Molly Wright Steenson is an expert on the history of AI and its relationship to computation in architecture. Her book, Architectural Intelligence: How Designers and Architects Created the Digital Landscape, examines architecture’s interactions with computation, cybernetics and artificial intelligence.
This merging of ideas is particularly relevant to a school like CMU, which emphasizes collaboration between departments. Throughout the history of the field of AI, architects and designers have helped impact the development of programming languages and the ways software is designed.
"We've been using the term Artificial Intelligence for 65 years," she said. "The term is old enough for social security!"
In addition to serving as the senior associate dean for research in the College of Fine Arts, Steenson holds the K&L Gates Career Development Professorship of Ethics and Computational Technologies. This means she teaches at the intersection of AI, design and architecture with a lens toward the ethical decisions a technologist might make.
"Design and architecture are the places where most people in the world encounter AI," said Steenson. "I try to get my students to be very critical of how users will encounter artificial intelligence and how our design decisions impact the world around us."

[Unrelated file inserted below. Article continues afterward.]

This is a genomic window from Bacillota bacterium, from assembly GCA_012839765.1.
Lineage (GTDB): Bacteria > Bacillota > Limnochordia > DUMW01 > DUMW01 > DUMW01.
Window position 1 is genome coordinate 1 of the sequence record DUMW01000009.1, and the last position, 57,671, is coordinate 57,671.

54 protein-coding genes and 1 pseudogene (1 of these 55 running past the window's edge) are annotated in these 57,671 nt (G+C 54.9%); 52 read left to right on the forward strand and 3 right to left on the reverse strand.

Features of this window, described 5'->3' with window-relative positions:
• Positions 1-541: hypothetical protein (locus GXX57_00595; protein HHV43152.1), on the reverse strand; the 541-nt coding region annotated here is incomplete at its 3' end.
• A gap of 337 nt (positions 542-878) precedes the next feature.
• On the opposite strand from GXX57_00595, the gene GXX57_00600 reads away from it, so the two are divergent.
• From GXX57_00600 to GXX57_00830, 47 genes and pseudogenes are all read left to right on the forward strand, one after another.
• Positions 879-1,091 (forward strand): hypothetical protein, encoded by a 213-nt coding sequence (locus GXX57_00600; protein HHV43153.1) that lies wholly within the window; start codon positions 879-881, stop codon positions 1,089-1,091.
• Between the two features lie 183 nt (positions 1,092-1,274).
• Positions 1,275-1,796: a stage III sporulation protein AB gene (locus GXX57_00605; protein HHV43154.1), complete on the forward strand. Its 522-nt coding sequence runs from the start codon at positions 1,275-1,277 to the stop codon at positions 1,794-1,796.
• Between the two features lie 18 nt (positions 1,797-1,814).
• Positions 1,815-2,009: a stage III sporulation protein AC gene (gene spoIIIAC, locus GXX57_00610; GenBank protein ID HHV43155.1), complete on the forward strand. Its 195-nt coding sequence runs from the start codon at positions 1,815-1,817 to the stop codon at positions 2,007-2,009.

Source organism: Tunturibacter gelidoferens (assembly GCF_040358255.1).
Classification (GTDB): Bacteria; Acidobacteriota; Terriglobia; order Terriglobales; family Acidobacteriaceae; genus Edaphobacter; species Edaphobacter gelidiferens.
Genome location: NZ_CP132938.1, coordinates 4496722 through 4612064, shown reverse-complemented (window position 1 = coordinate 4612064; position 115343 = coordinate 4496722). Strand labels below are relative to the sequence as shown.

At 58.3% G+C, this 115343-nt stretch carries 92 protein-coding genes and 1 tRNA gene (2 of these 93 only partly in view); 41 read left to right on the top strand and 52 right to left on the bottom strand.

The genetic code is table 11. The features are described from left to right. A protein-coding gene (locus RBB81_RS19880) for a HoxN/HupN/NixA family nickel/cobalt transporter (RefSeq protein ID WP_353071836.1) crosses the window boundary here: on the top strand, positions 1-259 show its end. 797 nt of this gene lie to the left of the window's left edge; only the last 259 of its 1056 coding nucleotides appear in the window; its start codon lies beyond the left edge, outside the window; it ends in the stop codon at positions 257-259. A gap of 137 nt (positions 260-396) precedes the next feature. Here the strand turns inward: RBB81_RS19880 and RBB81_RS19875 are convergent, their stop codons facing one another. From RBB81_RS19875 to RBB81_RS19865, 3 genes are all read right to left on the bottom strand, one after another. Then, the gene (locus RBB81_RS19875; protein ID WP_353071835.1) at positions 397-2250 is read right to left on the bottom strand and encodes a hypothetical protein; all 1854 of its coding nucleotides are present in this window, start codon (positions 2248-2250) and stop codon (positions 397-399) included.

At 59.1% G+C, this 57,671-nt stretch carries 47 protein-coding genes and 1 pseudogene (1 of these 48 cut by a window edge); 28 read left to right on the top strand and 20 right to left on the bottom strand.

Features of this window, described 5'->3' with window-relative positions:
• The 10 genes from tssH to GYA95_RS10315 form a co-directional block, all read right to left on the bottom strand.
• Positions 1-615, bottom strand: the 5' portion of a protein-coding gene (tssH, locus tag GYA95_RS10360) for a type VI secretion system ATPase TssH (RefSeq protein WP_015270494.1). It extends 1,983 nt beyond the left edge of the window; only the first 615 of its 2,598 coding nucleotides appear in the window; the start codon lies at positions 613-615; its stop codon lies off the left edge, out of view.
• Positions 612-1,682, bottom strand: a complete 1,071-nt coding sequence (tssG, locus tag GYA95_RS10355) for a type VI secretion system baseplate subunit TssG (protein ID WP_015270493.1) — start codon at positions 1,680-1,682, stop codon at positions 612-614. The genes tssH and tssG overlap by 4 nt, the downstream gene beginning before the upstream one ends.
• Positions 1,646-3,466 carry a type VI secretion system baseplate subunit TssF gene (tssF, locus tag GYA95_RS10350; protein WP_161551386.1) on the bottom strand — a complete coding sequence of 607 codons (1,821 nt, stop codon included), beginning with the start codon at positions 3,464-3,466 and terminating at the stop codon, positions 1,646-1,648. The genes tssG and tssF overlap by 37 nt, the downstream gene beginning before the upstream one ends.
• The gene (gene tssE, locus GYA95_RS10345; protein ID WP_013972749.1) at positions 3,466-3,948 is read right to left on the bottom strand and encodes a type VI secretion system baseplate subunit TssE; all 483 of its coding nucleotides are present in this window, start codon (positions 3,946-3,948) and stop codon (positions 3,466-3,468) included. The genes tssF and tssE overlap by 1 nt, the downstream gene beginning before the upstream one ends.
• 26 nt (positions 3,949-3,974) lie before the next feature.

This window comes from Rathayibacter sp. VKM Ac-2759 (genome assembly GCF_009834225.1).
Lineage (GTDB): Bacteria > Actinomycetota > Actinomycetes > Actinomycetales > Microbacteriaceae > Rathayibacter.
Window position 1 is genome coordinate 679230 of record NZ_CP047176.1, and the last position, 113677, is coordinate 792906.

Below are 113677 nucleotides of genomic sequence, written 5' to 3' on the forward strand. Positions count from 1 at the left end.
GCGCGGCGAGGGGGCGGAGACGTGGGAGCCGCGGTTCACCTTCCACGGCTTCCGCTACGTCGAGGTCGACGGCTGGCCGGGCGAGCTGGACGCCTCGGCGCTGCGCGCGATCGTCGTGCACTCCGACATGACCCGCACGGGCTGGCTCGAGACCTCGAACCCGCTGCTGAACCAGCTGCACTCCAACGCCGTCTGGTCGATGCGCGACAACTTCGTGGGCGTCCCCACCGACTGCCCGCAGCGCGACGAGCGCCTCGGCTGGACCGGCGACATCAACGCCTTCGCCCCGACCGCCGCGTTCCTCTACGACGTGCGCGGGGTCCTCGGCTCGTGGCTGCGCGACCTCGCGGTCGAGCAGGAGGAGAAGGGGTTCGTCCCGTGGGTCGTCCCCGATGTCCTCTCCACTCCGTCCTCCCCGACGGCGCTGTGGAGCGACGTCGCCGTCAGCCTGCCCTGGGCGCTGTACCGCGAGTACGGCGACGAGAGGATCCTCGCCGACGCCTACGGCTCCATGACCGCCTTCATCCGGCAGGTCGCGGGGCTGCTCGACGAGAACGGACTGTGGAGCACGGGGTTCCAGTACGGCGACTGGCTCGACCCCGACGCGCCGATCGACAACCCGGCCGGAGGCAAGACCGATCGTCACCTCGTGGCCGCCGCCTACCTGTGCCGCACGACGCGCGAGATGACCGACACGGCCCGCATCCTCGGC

Steenson encourages all students to look toward AI, even if they're not programmers. In fact, Steenson said AI careers are increasingly seeking professionals outside the world of computer science.
"Everyone brings their own critical angle to research. If we don't design inclusively, we risk our AI amplifying or reinforcing biases," Steenson said.
Pictured above (from left): Molly Wright Steenson, senior associate dean of research for the College of Fine Arts and associate professor in the School of Design; Fei Fang, assistant professor in the Institute for Software Research; Nikki Lobczowski a postdoctoral fellow in the Human-Computer Interaction Institute; Sweta Priyadarshi, a graduate student in College of Engineering; and Yiwen Yuan an undergraduate student in the School of Computer Science.
Editor's Note: The reporting and photography from this story occurred before Carnegie Mellon moved its Pittsburgh campus online in response to the COVID-19 outbreak.
By: Katie Rank Lev firstname.lastname@example.org